My Lords, my criticism of the Government’s Answer is that even after the PHE review of disparities and risks and outcomes related to Covid-19 failed to include recommendations, the reply again talks about trying to understand the causes of disparities. Let us be clear: coronavirus thrives on inequality, and inequality thrives on inaction. Let us have no delay for research on causes but real action now to protect BAME people at risk from the virus. Will the Minister tell the House what actions the Government are taking to mitigate the very real risks BAME communities face right now?
My Lords, it is important that we understand the various drivers of the disparities and the relationship between different risk factors. It has been accepted that the report has some limitations; for example, the ethnicity analysis does not adjust for factors such as comorbidities such as underlying health conditions of hypertension and obesity. It is imperative that we do the next stage of looking at the data and the connections to ensure that we fill in the gaps of understanding and developing new policies so that we act on a proper and scientific basis; otherwise, we risk making matters worse, which no one would want us to do.
My Lords, all aspects that are affecting black and minority ethnic people will be looked into by the Minister for Equalities. The Equalities Hub is now the central point to look at these matters. Action has been taken in relation to making sure that employers are risk assessing, including when employees are pregnant and could be at higher risk from the virus.
My Lords, the Public Health England report makes it clear that deprived communities are being disproportionately affected by Covid-19. Does the Minister agree that it is imperative that the Government redouble their efforts to reduce health inequalities between the richest and the poorest in society, fulfilling the Prime Minister’s levelling-up agenda? How might that be achieved?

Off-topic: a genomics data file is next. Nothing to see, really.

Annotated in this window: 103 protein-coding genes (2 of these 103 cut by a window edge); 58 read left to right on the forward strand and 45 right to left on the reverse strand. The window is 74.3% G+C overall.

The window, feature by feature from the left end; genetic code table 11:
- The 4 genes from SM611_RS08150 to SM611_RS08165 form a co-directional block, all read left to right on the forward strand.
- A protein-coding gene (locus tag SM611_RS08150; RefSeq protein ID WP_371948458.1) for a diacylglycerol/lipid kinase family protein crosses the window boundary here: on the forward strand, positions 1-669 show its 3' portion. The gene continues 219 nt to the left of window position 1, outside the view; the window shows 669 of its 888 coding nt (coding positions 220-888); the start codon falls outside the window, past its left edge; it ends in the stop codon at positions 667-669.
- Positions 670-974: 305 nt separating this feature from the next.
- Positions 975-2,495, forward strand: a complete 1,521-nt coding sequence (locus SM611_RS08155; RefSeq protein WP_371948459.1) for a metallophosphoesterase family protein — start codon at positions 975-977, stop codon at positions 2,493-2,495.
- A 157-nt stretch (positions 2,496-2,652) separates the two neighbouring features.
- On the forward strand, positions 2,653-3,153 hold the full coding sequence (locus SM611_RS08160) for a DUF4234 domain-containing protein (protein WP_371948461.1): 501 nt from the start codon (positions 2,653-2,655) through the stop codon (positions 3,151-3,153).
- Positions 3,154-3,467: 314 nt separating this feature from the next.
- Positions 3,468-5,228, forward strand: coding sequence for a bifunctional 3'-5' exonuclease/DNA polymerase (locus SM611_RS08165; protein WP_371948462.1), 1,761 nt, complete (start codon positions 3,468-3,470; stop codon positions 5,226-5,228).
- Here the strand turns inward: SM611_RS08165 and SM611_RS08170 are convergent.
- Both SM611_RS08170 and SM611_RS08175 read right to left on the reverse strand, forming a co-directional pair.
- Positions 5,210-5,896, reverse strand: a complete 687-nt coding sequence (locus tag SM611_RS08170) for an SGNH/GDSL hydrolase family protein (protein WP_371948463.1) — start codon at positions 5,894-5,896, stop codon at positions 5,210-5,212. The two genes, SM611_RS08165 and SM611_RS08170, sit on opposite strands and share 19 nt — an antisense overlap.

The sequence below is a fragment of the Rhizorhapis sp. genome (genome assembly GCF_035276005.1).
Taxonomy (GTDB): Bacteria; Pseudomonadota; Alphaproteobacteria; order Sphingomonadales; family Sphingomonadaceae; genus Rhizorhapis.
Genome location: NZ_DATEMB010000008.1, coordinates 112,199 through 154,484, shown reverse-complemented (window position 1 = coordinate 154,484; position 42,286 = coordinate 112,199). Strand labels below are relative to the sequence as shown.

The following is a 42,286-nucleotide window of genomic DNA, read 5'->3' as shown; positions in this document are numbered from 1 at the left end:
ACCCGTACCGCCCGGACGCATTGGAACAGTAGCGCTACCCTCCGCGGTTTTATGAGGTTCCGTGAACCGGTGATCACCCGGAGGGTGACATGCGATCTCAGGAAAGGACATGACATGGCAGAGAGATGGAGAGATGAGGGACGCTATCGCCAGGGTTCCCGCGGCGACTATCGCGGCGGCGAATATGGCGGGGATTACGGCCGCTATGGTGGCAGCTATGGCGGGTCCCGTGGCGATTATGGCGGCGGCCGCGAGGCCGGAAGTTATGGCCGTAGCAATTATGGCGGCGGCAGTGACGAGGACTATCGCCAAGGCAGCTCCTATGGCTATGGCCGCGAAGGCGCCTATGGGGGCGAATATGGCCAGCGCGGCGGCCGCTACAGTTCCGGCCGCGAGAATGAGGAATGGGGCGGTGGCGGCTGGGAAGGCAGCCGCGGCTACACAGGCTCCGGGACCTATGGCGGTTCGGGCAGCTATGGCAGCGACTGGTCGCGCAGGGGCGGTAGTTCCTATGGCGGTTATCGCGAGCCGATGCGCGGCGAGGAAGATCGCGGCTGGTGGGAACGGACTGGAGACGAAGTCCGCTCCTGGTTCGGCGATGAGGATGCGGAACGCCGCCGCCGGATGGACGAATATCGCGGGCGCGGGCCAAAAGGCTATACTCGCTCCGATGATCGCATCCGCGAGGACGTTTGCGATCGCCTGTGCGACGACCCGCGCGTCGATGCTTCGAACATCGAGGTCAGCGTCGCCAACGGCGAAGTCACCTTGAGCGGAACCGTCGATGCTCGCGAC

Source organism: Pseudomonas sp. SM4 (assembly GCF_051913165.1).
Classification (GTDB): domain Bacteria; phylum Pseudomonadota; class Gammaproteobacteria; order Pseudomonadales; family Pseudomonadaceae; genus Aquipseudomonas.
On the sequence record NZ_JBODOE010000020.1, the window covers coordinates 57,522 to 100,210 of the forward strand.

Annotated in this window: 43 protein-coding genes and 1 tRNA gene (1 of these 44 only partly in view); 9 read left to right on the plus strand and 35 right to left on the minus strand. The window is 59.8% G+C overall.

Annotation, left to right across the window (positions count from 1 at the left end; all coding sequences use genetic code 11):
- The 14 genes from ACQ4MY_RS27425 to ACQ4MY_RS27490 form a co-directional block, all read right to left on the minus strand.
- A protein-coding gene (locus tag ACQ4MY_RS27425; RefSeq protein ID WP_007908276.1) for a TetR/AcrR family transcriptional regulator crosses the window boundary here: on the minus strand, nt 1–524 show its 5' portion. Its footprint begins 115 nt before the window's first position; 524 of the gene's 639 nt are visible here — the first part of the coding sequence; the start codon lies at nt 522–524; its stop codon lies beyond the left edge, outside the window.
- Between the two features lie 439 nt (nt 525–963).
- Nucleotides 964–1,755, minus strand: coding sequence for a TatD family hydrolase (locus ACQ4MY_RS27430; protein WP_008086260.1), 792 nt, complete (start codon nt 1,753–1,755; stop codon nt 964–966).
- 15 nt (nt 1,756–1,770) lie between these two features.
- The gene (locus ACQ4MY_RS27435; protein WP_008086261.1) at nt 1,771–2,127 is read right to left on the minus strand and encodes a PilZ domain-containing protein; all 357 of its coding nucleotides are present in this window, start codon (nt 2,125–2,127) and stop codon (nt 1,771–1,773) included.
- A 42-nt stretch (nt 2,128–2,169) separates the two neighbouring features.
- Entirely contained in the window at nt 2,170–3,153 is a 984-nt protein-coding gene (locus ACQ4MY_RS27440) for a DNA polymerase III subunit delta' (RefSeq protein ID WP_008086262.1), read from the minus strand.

My Lords, the PHE review indeed makes it clear that those who are in the most deprived neighbourhoods are more likely to die as a result of Covid-19 than those who are in more affluent areas. The Minister for Health outlined on 4 March that the Government are committed to levelling up and to looking at health inequalities, particularly in deprived neighbourhoods where we see early-onset diseases and avoidable mortality at their highest rates. The Government are committed to getting to the bottom of that and to acting upon it.
My Lords, Table 2.1 in the review shows that in the north-east a greater proportion of the excess deaths were due directly to Covid-19 than elsewhere. It also seems that our least well-off communities were the worst affected. I echo the calls of my noble friend Lady Hayter and the noble Baroness, Lady Pidding, for action to be taken on the basis of not just this report but all the other work that has been done on health inequalities, particularly by Professor Marmot and his review.